Deion Sanders has only been head coach at Jackson State since 2020, but he’s already more than proven the value of his addition to their athletic team. The July cover of Sports Illustrated magazine features on its cover Sanders, his son QB Shedeur, and top recruit Travis Hunter. Sanders called it “a monumental moment” for HBCUs last week in discussing it, as well as once more dismissing claims that his school had done anything either illegal or unethical in recruiting Hunter, the player universally regarded as the nation’s top recruit out of high school this season.

“We’re so clean we’re dirty,”Sanders said, in reference to the still simmering controversy that Alabama head coach Nick Saban began a couple of weeks ago when he claimed Sanders and Jackson State had purchased Hunter with Name, Image and Likeness (NIL) money. “Jackson State paid a guy a million dollars last year that was a really good Division 1 player to come to school,” Saban told reporters in statements that were eventually published in almost every major newspaper and repeated multiple times on broadcasts and published on numerous websites. “It was in the paper (not true by the way). They bragged about it (also not true). Nobody did anything about it. (a third mistruth).”

Saban later apologized for his comments, but when told that Saban wanted to speak with him about them privately, Sanders refused, saying that since Saban had made public comments about Jackson State their conversation should be done the same way. Hunter also tweeted that if he’d gotten a million dollars why were his parents still living in relative poverty (that’s a paraphrase of his actual tweet).

But Sanders has had the last laugh. Both Hunter and. his son Shedeur are the first Black players to be on the Sports Illustrated cover since the late Steve McNair in 1994. Think about that one for a moment. It’s not like there haven’t been other great players who’ve been stars at HBCUs since then. It’s just that Sports Illustrated and other publications have routinely ignored HBCU sports unless something negative happens.

But at least for the time being, HBCUs are once more being recognized and covered in the mainstream and predominantly white media. A local sign of this trend is the excitement being generated for the inaugural Deserve To Win All Star Celebrity Basketball Game coming up June 25 at TSU’s Gentry Center. The game is the brainchild of TSU head basketball coach Penny Collins, and it features current and former NFL players along with some current NBA stars and even some area celebrities. It promises to be a fun event, with general admission tickets $10 and seats on the court $100 (call 615-963-7627 for more info).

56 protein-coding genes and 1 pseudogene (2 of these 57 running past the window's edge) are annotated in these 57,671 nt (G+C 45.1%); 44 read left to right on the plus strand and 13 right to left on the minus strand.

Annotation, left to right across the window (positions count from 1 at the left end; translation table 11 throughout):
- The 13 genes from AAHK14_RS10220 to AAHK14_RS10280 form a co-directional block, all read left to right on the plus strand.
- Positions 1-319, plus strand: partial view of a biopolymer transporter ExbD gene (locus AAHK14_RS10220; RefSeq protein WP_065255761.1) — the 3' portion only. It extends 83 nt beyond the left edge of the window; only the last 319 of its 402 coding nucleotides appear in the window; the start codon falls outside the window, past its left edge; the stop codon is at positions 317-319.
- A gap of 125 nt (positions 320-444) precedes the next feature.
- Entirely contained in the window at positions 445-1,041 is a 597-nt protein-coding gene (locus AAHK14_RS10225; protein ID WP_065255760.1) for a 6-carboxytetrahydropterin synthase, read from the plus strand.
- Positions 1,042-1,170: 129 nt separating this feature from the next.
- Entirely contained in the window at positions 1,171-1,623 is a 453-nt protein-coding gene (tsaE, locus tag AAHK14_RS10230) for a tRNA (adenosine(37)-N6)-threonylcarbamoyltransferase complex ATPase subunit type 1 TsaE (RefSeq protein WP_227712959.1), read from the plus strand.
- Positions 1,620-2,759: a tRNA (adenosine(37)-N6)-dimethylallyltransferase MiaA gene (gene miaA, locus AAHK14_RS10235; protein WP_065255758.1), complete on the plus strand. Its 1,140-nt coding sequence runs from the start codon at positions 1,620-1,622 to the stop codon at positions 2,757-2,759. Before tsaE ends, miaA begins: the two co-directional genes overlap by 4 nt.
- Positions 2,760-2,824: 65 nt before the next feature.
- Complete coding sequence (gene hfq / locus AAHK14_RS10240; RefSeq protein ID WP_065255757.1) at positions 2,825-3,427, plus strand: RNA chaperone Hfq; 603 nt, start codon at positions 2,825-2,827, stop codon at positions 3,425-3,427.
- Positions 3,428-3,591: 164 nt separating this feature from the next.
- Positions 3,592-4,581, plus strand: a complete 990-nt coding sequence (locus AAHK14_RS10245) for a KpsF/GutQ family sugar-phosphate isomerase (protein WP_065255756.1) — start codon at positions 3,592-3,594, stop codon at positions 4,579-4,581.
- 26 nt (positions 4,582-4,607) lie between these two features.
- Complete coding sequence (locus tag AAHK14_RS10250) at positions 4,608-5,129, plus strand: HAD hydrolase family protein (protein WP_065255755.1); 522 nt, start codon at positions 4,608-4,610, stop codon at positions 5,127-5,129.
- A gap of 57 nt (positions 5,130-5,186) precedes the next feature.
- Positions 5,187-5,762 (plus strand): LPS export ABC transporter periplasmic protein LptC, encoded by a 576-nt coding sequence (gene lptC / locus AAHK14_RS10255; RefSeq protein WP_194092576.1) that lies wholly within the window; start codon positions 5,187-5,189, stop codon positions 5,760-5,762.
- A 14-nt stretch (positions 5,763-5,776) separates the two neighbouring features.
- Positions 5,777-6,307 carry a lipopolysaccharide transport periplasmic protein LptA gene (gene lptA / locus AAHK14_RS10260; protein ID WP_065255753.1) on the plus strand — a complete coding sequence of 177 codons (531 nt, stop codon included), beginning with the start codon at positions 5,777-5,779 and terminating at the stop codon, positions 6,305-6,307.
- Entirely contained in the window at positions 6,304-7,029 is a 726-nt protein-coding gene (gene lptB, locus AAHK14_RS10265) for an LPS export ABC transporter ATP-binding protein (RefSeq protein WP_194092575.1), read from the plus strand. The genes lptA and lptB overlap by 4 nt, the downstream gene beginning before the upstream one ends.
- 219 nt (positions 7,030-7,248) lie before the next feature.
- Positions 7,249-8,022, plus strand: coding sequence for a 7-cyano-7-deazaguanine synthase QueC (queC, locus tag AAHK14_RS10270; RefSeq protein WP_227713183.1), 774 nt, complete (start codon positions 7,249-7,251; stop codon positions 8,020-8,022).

That game follows on the heels of the June 2 announcement by longtime NBA All-Star guard Chris Paul in conjunction with the Naismith Memorial Basketball Hall of Fame will present the second Boost Mobile HBCU Challenge later this year. The event will be co-hosted by Paul and Boost Mobile. The game will be played for a second straight year at the Mohegan Sun Arena in Uncasville, Connecticut Nov. 15-16. The game will match participants from Clark Atlanta University, Virginia Union University, Johnson C. Smith University, and Xavier University of Louisiana.

Last year’s title game saw Virginia Union defeat Winston-Salem State University 59-55. West Virginia State University defeated Morehouse in the consolation game. There’s also the HBCU Challenge which is set for Dec. 17-18 at the MGM Grand Garden Arena in Las Vegas. It will match teams from Norfolk State University, Hampton University, Texas Southern University and North Carolina A&T State University.

Paul, who’s also pursuing a communications degree at Winston-Salem State, has long been a supporter of HBCUs. His efforts, along with those of Sanders, Collins and others are helping keep HBCUs in the spotlight during an era when numerous attractions in both the sports and entertainment worlds vie for the public’s attention.